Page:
Not Playing the Game
Sport and Australia’s Great War
Carlton, VIC: Melbourne University Press, 2021
Softcover 288pp RRP $39.99
Reviewer: Rob Ellis, January 2022
During the First World War, one of the more contentious social issues was: ‘Should football and other organised professional sports continue to be played during this War?’ The two sides in this discussion were, effectively, the middle-class, Anglo-Saxon Protestant sector of the community that favoured limitation or prohibition of professional spot, and the mainly Irish Catholic working-class that provided a large proportion of the supporters of professional football, and who worked in or followed horse-racing.
The wider community was sharply divided over the issue. It was seen, by Australia's middle class that player payments to professional sportsmen was a disincentive to volunteering for the entirely-volunteer Australian Imperial Forces. Especially, from early 1916 on, troops were desperately needed to replace the very heavy casualties from the fiasco of the Dardanelles Campaign and the mishandled operations of the Western Front.
Despite two referenda, Australia did not introduce conscription during World War 1, as the troops serving in France voted heavily against it – in sufficient numbers to provide the majority necessary to defeat the motion.
The middle-classes believed that experience in competitive sport gave young men the character, fitness, and experience to fit them for military service, and many volunteered. One bye-product of this was that the Melbourne Australian Rules football club Melbourne University, withdrew from the Victorian Football League before the 1915 season started, as almost all its players had volunteered for the AIF. The other nine clubs continued to compete in the 1916-1918 seasons, despite opposition from some activists who supported volunteering by all fit men.
Other sports cut back on their activities, under pressure. John Wren, who owned or operated many of the privately owned non-club 'proprietary' racecourses in the eastern States, was a target for the supporters of volunteering. There were, however, fewer restrictions on the turf club fixtures, as the breeders and trainers were seen to be providers of cavalry horses for the Australian Army – which had few if any cavalry units.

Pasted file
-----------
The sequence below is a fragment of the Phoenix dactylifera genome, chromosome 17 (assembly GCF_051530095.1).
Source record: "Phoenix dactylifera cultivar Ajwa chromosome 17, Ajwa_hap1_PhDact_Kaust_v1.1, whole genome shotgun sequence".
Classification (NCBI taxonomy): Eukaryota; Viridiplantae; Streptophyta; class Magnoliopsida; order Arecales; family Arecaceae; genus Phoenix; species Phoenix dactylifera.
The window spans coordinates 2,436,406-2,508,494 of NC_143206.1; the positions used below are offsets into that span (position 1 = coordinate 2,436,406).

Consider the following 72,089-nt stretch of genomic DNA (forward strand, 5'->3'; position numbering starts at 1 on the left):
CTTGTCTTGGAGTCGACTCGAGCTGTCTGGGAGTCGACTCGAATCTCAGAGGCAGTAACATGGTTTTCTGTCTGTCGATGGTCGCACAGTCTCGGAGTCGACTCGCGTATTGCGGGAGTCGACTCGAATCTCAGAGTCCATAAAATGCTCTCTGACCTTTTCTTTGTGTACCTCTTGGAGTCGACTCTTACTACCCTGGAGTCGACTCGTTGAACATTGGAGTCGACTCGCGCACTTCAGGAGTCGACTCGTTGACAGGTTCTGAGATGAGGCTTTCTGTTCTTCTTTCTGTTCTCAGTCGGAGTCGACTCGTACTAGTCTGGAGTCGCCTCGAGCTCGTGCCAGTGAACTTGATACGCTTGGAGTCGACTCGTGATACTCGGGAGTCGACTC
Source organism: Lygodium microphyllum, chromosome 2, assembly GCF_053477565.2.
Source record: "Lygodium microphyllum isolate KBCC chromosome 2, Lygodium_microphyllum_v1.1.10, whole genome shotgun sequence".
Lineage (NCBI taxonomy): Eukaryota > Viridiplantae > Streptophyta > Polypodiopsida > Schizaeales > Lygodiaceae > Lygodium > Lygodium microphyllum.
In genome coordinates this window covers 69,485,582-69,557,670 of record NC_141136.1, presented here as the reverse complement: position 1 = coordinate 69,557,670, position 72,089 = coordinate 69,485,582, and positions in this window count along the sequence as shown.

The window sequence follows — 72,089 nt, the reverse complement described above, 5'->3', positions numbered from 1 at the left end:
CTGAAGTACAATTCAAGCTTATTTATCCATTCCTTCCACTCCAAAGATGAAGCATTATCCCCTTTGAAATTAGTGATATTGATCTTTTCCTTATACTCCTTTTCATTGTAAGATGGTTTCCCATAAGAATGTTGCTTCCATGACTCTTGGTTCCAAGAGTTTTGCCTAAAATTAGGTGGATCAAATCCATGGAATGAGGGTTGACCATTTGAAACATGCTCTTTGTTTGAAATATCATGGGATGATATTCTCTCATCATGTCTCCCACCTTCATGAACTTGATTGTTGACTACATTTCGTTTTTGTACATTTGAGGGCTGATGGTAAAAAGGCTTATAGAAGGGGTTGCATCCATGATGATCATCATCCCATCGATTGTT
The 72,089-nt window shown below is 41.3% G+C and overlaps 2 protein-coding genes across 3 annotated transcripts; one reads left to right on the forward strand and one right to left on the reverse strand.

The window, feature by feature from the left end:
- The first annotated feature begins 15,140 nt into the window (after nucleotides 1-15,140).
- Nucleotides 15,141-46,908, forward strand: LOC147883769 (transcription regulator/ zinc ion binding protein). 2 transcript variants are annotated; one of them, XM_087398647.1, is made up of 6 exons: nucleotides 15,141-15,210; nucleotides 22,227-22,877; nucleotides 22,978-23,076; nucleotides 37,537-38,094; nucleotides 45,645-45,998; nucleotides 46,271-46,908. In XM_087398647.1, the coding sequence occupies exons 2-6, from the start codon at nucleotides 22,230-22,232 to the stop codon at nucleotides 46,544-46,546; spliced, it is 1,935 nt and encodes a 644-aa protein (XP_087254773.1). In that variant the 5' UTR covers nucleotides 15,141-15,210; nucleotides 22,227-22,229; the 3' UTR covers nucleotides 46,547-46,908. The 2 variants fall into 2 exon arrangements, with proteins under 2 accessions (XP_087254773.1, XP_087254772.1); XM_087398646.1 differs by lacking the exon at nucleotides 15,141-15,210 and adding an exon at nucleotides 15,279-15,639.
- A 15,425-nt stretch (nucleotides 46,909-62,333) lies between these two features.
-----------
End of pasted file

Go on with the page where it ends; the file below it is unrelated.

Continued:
In his analysis of Australian sporting activities and population, the author concentrates largely on New South Wales and Victoria, and particularly on the Victorian Football League and the New South Wales Rugby League, which were the two main professional sporting leagues in Australia, although both codes were played in other states, but not always professionally.
Much of the effort to attract sportsmen and employees to volunteer to volunteer was focussed on football clubs and the proprietary tracks, rather than the venues owned and operated by the racing clubs whose members, owners & trainers were largely middle-class Protestants. It was seen by some that gambling on horse-racing attracted money that could have been better spent on supporting the war effort. This attracted strong opposition from the working-class population. Gambling on horse-racing and following their favourite football club were the only relief that a large part of the population had from the stresses of civilian life - unemployment, rising costs of living and concerns over the safety of family members or friends serving in the armed forces.